Brisbane

The Queensland government has announced plans to open the first training prison of its kind because of critical jail overcrowding across the state.

The government’s $145 million plan is to recommission the old Borallon Correctional Centre, west of Ipswich, and turn it into an "earn or learn" facility, catering specifically for inmates who are 18 to 30 years old.

There has been a 30% rise in prisoner numbers since 2012 and every male prison in the state is now overcrowded. The new prison will house about 500 prisoners.

More than 250 farmers and their city cousins rallied at Queensland Parliament House on May 21 calling for an end to unconventional gas production and coal mining.

The rally was organised by Lock the Gate (Queensland). Farmers from the Bentley Blockade and Northern Rivers in NSW travelled to Brisbane for the rally.

On May 2, following the rally in King George Square to oppose the forced closures of Indigenous Communities in WA, activists spontaneously marched into the Auditorium of City Hall and occupied it.

The Aboriginal flag was strung over the podium and we engaged in a peaceful but uncompromising sit­-in demanding the media's presence to cover our resistance to what is happening in W.A.

As the Galilee Basin project faces legal challenges by Aboriginal and other community groups and international banks refuse to finance it, the environment movement is focusing its campaign on ensuring that the Australian Big 4 banks also withhold finance.

Representatives of the Wangan and Jagalingou people made this announcement on March 27.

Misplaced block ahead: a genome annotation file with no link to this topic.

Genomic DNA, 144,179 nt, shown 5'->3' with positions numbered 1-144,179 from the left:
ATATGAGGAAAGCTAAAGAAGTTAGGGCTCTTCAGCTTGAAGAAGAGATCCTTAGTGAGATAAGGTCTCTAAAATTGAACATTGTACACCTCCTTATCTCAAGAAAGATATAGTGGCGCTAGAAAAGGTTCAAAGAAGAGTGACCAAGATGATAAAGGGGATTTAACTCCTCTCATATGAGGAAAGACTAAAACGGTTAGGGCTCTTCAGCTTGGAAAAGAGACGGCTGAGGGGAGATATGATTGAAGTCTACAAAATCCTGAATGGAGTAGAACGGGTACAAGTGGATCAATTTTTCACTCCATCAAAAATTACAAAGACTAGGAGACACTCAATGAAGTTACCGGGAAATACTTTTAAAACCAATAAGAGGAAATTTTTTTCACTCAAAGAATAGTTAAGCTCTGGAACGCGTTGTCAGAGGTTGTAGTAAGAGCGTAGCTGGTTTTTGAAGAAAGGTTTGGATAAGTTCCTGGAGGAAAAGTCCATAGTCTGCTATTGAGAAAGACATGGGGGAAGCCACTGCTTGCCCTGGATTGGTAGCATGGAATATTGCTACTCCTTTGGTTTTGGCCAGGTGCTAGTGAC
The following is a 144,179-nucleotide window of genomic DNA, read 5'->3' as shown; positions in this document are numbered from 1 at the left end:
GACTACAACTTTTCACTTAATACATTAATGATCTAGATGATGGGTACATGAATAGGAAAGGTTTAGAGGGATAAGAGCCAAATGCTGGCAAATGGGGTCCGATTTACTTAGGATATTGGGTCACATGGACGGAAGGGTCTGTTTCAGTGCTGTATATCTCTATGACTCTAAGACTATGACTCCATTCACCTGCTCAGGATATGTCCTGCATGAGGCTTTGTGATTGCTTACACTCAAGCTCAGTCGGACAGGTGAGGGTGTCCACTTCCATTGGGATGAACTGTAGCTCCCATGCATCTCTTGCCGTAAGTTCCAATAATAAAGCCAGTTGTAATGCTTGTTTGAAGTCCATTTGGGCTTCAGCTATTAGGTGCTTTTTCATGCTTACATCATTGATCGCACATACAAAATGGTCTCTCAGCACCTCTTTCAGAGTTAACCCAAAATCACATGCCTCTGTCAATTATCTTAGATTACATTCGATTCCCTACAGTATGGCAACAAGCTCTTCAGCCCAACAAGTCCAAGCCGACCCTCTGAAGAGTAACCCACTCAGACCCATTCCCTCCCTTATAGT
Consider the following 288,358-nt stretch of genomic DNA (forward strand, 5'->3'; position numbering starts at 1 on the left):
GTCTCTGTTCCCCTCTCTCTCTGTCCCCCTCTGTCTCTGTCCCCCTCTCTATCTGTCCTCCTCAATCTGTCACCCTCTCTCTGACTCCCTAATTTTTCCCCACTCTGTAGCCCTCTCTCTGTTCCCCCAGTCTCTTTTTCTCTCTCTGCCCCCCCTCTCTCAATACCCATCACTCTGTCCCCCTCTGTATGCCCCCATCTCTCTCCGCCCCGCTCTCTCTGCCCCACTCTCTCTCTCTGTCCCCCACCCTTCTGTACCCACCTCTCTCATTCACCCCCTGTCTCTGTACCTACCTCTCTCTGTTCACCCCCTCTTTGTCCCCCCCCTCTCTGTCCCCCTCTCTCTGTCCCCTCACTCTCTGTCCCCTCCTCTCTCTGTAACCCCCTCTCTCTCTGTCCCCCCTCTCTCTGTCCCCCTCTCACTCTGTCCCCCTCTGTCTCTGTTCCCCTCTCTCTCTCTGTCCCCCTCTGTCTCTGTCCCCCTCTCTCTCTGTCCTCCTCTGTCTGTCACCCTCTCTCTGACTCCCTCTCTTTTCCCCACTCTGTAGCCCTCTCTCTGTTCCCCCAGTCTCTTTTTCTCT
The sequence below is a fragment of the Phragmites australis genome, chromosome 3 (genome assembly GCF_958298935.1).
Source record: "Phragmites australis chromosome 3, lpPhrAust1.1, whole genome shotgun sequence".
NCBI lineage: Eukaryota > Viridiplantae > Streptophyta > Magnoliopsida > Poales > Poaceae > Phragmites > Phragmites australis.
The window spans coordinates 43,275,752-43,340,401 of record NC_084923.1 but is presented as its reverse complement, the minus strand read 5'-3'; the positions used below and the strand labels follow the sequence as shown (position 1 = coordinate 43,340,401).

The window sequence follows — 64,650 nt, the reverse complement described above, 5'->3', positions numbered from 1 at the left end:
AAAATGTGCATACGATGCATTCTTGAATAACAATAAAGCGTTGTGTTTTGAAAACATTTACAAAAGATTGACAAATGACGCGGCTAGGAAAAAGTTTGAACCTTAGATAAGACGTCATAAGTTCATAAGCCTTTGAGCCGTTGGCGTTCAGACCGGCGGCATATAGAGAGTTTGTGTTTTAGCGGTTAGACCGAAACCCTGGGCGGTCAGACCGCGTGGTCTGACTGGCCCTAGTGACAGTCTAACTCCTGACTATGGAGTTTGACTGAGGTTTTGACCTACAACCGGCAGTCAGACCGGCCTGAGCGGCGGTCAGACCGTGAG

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The Wangan and Jagalingou (W&J) people announced today that they have rejected an Indigenous Land Use Agreement (ILUA) with Indian giant Adani to build the huge Carmichael coalmine in Queensland’s Galilee Basin.

The W&J are the Indigenous traditional owners of the lands earmarked for the mine and of much of the Galilee Basin.

A month after the Labor landslide electoral victory, Premier Annastacia Palaszczuk has begun to fine-tune her government’s opposition to the sale of public assets.

The sale of public assets caused the demise of both the previous Labor and Liberal-National Party governments. The Palaszczuk Labor government was elected on a platform of halting the proposed sale of state assets, such as electricity and ports.

Former Governor-General Quentin Bryce, who chaired the Special Task force on Domestic and Family Violence, handed the report Not Now, Not Ever: Putting an End to Domestic and Family Violence in Queensland to Premier Annastacia Palaszczuk on February 28.

The task force was established on September 10 last year by the previous LNP government and charged to deliver its findings by February 28. It included several now-former MPs.

As predicted by opinion polls, Liberal National Party (LNP) Premier Campbell Newman was an early casualty on election night, January 31. He was defeated in his electorate of Ashgrove by Kate Jones, the Environment Minister in the previous Labor government. He is the first incumbent premier to lose his seat in Australia.

With more than 70% of the votes counted at the close of counting on election night, the outcome for the ALP was even better than opinion polls had predicted.

A week before the Queensland election more than 500 people rallied against premier Campbell Newman and the Liberal National Party on January 24.

Speakers included Indigenous activist Sam Watson, Secretary of the Electrical Trades Union Peter Simpson, Debbie Kilroy from Sisters Inside, Drew Hutton from Lock The Gate Alliance and Greens candidate Jonathan Sri.

This is Part two of an interview with Greens candidate for the seat of South Brisbane, Jonathan Sri. He spoke to Green Left Weekly's Evan Verner about the state of politics in Queensland, his position on various policies and what it is like to run a political campaign.

What are the causes of unemployment and how do we secure jobs?

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